MODE 2 ? ?Press a picture please.?
The second circle shows several of the pictures that are on his tummy and this mode enables the child to learn words.
The child can press any letter and Alfie will tell them the word of the picture. There is also a sound effect with most of the pictures. For example pressing E will make Alfie say Egg and then there is a sound of an egg cracking. Some of the sound effects are better than others. Pig, Girl and Cat are good ones. Jacob also liked ball because it makes a funny boing noise. Several of the pictures don?t have a sound effect and just make a noise or play a tune. Hat, Kite and Web are three of these.
In this mode the numbers are said again when pressed and the left foot does exactly the same as in mode 1. But on the right foot, the shapes are now given their colours. So we have a red triangle, a yellow star, a green circle and a blue square.
MODE 3 ? ?I?ve hidden a letter. Can you find it??
This is a game that young children can play and gets them to use their knowledge of the alphabet. You have to find the letter that Alfie has hidden and you have three guesses, each guess coming with a clue. Guess 1 is just random and Alfie will tell you whether his hidden letter comes before or after your first guess. Using his clue, you then go on to choose another letter
. Alfie then tells you whether his hidden letter is before or after your second guess and he tells you that ?it is the first letter in?? The child can then use picture clues to find the letter. If the child guesses correctly, Alfie says ?Brilliant? and there is a round of applause. If the child chooses the letter either side of the correct answer Alfie will tell them that they?re ?Nearly there? and give them the correct answer. If the guess is completely wrong a tune will be played and Alfie will say the correct letter.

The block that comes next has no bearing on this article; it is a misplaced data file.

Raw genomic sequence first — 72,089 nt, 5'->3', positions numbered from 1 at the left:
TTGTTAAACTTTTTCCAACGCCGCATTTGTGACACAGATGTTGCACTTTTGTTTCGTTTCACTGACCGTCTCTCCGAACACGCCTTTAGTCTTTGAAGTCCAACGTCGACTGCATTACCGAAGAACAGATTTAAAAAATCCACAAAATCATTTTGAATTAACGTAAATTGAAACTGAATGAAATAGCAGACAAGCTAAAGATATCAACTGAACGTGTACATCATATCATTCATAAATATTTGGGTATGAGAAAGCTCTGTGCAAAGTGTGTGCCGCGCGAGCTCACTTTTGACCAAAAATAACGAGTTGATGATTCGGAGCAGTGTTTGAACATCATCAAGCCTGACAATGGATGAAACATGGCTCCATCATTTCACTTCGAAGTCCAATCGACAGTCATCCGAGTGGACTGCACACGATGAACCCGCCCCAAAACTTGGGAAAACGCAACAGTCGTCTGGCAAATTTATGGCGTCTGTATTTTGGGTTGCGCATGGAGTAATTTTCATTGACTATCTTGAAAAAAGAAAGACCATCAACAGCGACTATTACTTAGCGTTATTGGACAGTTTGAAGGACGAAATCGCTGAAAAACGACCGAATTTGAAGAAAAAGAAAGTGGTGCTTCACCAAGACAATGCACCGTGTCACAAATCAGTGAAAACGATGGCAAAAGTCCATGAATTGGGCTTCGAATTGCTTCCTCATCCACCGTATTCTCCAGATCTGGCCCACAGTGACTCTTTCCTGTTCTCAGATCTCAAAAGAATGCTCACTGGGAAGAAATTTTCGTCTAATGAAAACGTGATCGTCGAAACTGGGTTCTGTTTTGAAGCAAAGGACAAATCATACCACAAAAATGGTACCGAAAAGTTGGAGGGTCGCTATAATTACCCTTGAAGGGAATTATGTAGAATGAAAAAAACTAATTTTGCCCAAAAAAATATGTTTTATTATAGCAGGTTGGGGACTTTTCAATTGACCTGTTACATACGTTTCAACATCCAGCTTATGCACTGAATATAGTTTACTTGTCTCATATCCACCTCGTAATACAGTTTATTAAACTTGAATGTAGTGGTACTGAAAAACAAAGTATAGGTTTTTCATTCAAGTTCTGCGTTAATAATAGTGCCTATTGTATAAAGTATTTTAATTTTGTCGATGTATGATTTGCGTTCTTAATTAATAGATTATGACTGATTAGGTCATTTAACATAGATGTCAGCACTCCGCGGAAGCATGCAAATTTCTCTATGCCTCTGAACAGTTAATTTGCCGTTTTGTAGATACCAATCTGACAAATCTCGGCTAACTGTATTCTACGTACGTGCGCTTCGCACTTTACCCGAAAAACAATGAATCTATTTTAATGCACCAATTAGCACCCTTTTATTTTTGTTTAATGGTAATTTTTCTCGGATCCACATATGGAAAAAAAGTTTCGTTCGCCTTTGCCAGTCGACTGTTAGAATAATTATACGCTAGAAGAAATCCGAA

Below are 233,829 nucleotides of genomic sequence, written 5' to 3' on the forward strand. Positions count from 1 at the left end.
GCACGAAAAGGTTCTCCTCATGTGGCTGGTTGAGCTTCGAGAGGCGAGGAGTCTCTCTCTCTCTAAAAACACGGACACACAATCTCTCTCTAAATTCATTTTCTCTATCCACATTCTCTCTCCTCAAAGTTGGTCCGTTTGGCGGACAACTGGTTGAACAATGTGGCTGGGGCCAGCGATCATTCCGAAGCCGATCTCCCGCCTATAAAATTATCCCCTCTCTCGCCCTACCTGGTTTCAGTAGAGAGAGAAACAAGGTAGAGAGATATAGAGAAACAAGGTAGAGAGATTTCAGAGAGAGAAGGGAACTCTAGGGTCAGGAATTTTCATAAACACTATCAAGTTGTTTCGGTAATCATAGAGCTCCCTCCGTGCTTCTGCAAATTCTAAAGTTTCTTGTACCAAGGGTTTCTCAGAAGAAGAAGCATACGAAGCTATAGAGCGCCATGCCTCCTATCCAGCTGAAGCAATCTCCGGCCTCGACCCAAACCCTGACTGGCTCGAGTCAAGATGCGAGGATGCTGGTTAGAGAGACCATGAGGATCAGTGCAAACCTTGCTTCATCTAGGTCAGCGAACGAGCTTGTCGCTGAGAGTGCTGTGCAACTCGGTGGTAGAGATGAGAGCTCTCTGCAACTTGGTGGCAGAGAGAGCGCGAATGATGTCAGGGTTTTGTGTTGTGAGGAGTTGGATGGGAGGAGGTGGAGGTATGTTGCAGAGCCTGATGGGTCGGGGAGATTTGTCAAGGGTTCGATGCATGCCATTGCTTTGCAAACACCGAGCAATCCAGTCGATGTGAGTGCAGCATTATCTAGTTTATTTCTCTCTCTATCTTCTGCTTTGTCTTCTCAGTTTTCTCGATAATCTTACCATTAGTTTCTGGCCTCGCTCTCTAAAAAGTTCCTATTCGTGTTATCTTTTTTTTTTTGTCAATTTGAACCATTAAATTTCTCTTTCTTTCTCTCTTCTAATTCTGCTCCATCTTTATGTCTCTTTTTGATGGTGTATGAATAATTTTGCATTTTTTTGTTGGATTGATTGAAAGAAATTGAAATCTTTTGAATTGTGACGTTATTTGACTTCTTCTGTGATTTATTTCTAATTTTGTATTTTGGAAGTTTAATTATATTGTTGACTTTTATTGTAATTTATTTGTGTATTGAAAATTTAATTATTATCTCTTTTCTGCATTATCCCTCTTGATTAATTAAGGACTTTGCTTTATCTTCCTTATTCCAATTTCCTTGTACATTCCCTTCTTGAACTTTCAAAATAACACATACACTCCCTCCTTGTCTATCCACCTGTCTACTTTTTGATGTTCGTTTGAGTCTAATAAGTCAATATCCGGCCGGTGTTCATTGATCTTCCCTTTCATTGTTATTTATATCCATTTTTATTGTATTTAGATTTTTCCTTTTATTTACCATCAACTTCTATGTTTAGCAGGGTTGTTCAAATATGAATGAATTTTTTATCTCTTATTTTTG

This game is quite good fun for young children and enables them to make use of knowing the letters and pictures but this is where Alfie can start to drive you mad. He doesn?t give up with his ?Press a letter please? and ?Go on you can do it? and ?I?ve hidden a letter. Can you find it?? so if the child walks off Alfie will still be asking them to press a letter. It doesn?t last too long but young children often go onto another activity and so a few times of this can start to get annoying. It would be better if he had an on and off switch so that he hasn?t got to shut himself down.
In mode 3 pressing the numbers and shapes will still make Alfie ask for a letter to be pressed so his hands and right foot are out of action. His left foot, however, still plays the scale, tunes and asks for a hug.